Settling a Year Long Debate with Fine Art Prints

Almost a year and a half ago, I undertook the most technically challenging photo shoot of my career. I was fairly proud of the results and the community rallied around it but Lee and Patrick have publicly criticized the image. This will hopefully settle the debate between us.

When I set out on this project, the goal was to create an image of a bodybuilder holding the sun in an Atlas style pose without the use of Photoshop. The photo that I've come to name "Atlas and the Sun" involved an arduous process of planning, preparation, and very specific execution. In the end, I was actually able to capture the shot I had envisioned with a super-telephoto lens.  

As many of you have probably seen, Lee Morris has been one of the biggest critics of this image but I've also received a lot of comments supporting the image. A few weeks ago, a fan of the image requested a print. 

I've decided to set up a limited edition 50 image print run to see how much support the image can actually get. The best part is that if I sell 49 of these prints, Lee has agreed to purchase the final print and hang it on the wall above his office desk for one full year. 

If you'd like to support the work that went into this image and/or simply spite Lee, I invite you to purchase prints below for $125. All shipping will be included. Each print will be 20x30 and will be signed and numbered by me.

To sweeten the deal, Lee will also add a signed and numbered 4x6 print of his own to every order of "Atlas and the Sun." He invites you to hang the two side by side.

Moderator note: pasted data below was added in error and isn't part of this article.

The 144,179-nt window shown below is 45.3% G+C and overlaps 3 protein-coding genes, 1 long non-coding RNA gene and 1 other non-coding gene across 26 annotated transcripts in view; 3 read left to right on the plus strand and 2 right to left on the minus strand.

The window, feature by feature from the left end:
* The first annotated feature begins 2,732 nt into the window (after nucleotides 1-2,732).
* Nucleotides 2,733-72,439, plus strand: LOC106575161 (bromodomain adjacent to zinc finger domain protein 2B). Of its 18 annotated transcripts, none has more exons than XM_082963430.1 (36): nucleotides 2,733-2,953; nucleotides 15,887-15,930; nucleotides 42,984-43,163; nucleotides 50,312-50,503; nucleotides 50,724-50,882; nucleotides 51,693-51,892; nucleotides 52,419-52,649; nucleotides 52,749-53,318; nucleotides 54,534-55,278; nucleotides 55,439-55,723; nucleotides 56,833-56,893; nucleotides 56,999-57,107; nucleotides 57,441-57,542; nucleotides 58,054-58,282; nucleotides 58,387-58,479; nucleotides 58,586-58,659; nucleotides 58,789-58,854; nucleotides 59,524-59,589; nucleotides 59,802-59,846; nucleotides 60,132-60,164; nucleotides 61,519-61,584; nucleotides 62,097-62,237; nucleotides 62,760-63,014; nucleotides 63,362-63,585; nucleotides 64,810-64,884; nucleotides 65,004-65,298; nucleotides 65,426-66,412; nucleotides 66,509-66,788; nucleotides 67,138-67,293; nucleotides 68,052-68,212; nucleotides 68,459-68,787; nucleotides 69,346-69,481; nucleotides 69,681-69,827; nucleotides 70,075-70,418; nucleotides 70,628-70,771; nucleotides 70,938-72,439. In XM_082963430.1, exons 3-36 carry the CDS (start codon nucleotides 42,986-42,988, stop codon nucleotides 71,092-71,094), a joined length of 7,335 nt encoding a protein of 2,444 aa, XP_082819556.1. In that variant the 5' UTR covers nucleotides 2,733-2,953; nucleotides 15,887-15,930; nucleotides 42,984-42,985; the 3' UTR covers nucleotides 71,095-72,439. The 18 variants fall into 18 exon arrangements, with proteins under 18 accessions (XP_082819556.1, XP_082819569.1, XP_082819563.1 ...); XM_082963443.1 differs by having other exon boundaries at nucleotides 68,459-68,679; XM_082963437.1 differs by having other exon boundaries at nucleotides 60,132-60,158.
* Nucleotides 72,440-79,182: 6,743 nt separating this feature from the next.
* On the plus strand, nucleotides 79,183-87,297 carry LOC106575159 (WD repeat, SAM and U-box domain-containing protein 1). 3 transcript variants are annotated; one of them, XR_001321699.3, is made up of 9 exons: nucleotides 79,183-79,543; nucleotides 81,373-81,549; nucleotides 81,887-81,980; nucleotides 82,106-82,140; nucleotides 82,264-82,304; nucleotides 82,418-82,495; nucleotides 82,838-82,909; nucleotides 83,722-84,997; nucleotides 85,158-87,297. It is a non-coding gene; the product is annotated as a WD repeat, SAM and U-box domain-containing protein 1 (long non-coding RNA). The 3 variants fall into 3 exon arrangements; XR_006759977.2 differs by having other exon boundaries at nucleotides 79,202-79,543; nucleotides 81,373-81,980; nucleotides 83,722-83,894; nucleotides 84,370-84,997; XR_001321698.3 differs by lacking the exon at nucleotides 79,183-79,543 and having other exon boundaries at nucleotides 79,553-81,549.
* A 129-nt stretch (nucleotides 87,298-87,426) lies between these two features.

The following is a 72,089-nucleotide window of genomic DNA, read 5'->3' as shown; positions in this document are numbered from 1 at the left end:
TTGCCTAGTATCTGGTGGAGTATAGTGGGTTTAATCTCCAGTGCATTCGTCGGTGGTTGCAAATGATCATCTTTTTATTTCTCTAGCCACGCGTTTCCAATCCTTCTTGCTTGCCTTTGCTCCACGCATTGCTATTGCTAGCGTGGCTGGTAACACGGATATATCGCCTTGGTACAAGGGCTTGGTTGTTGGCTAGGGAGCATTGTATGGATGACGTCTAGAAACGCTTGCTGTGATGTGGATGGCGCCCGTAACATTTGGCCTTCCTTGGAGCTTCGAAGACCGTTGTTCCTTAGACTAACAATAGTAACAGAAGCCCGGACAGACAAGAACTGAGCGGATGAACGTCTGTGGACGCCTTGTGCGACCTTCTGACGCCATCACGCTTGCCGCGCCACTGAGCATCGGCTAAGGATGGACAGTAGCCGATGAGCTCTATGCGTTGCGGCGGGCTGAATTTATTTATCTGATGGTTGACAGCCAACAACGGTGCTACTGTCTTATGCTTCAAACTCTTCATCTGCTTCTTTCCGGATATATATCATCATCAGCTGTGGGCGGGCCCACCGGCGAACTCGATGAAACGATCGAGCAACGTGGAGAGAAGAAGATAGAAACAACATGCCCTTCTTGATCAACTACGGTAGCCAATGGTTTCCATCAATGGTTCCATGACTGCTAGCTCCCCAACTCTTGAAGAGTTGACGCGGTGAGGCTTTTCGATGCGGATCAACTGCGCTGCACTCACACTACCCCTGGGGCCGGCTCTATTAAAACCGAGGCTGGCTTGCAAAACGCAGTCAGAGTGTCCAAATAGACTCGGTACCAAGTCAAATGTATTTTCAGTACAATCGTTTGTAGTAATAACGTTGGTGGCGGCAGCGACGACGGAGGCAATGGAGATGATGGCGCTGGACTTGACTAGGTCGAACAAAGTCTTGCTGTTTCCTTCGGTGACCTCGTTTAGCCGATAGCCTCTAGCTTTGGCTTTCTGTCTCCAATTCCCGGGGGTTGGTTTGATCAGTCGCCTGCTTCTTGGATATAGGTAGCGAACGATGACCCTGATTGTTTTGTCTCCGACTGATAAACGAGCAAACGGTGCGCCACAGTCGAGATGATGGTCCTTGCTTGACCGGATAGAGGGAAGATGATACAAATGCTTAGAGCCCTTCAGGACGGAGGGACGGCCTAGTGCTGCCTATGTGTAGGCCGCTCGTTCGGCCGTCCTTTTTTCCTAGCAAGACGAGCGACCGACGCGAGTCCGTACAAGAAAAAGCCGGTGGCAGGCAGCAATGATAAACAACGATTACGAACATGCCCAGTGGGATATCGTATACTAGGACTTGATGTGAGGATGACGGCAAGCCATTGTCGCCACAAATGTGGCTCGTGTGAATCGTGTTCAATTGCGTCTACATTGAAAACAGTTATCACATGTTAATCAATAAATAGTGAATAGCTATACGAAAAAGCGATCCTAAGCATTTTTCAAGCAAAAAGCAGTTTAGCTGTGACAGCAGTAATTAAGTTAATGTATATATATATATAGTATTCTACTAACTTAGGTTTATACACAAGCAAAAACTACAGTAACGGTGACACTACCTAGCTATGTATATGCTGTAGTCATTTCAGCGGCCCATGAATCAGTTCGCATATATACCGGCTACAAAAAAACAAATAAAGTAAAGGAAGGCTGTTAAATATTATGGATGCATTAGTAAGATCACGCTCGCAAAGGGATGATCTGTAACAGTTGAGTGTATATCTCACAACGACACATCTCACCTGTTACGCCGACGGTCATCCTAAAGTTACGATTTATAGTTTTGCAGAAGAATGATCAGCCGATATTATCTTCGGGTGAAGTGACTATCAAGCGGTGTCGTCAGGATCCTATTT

Stay tuned and in a couple weeks we'll put out a new video updating you on the number of prints that sell. 

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Todd Boyer's picture

Congratulations, Lee, you just sold all 49 of those prints.

Oliver Saillard's picture

Yep, Lee had one of the most memorable sell speech I've ever seen.

Hah! David just showed me the edit of this video and I said the same thing. I do think this photo is horrible but I am hoping that he can sell 49 of these. It will be hilarious.

Dennis Herrera's picture

Lee cracks me up and is one of my favorite people to watch. The rest of the crew of course is great but, lee is at the top (maybe cause he reminds me of an old friend I have not seen in over 20 yrs.

Thanks David - will be looking forward to getting the copy!

Benton Lam's picture

I have the feeling that Lee may have to start prepping that crow...

Chad D's picture

people do stupid stuff all the time its what most do these days